When I first made this adjustment in head position it felt so extreme that I wanted to see it on video to confirm that it was incorrect. I could barely tell that my head position changed. So just these last few degrees of head positioning produced the most dramatic results. BTW... my speed increased as well.
Try it. EXPLORE.
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  #5  
Old 08-03-2011
Mike from NS Mike from NS is offline
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Default exploration will set us free ?

Is the tucking the same as "following you shoulder with your chin"? Is it similar, or the same as "nod & swim" drill ? In tucking the head, could this be taken as looking towards your feet? In my case, I'm sure I'm over-rotating, focusing on the inhale rather that the exhale (as will be my new focus), and trying to make each inhale last me for the next 10 minutes ! So please add a bit more detail to the term "tucking". Tucking and exhale focus may be my cure !! I believe, Terry once suggested to roll "just enough" then turn your head a bit farther to breathe.
Thanks !!

Mike
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Last edited by Mike from NS : 08-03-2011 at 05:48 PM. Reason: the right thing to do!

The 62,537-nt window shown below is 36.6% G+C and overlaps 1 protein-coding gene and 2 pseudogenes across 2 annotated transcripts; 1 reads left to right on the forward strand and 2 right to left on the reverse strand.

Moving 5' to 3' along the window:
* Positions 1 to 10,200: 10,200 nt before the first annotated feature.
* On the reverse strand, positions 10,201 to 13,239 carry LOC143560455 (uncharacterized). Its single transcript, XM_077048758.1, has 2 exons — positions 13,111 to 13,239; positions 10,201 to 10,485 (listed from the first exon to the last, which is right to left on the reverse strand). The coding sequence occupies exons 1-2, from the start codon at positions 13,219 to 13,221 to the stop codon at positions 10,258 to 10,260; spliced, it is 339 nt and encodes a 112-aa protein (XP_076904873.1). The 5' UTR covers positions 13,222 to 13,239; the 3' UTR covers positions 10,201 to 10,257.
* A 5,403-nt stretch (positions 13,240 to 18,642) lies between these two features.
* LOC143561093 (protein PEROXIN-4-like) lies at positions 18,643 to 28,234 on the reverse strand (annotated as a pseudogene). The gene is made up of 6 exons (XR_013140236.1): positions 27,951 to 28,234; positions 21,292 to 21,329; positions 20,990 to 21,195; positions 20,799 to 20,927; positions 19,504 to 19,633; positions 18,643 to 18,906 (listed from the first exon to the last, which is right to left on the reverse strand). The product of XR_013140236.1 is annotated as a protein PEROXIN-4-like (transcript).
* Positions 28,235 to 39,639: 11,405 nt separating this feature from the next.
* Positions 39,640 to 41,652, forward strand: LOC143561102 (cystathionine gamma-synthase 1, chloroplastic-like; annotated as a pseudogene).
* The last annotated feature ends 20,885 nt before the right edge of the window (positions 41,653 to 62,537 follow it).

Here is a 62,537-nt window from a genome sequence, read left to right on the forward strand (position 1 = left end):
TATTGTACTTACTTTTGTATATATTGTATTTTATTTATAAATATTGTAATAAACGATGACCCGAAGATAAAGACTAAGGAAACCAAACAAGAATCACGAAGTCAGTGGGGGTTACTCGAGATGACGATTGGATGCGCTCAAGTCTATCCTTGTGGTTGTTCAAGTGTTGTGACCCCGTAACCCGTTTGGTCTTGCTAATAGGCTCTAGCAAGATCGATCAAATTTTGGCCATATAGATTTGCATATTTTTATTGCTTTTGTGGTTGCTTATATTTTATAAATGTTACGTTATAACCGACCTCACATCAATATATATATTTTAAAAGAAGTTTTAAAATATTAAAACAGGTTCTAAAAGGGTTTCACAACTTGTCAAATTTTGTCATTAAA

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  #6  
Old 08-04-2011
tab tab is offline
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Some recent open water swimming in some choppy water made me turn my head back out of the wave, in a tuck, following the shoulder, looking back. The choppy water forced me to this new position of breathing, it seemed to work for me.
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  #7  
Old 08-04-2011
Burger Burger is offline
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thanks for the reply

this is a 2004 article.

http://www.totalimmersion.net/index....php%3Ft%3D2567

this caught my attention

So if we shouldn't breathe in the traditional way, how should we do it? Very simply. Rather than turning your head, breathe by using body roll to take your head to air while keeping your head aligned with your spine and your chin aligned with your sternum; you'll start swimming more easily, comfortably and efficiently immediately. Here are five skills that should help you breathe easy immediately: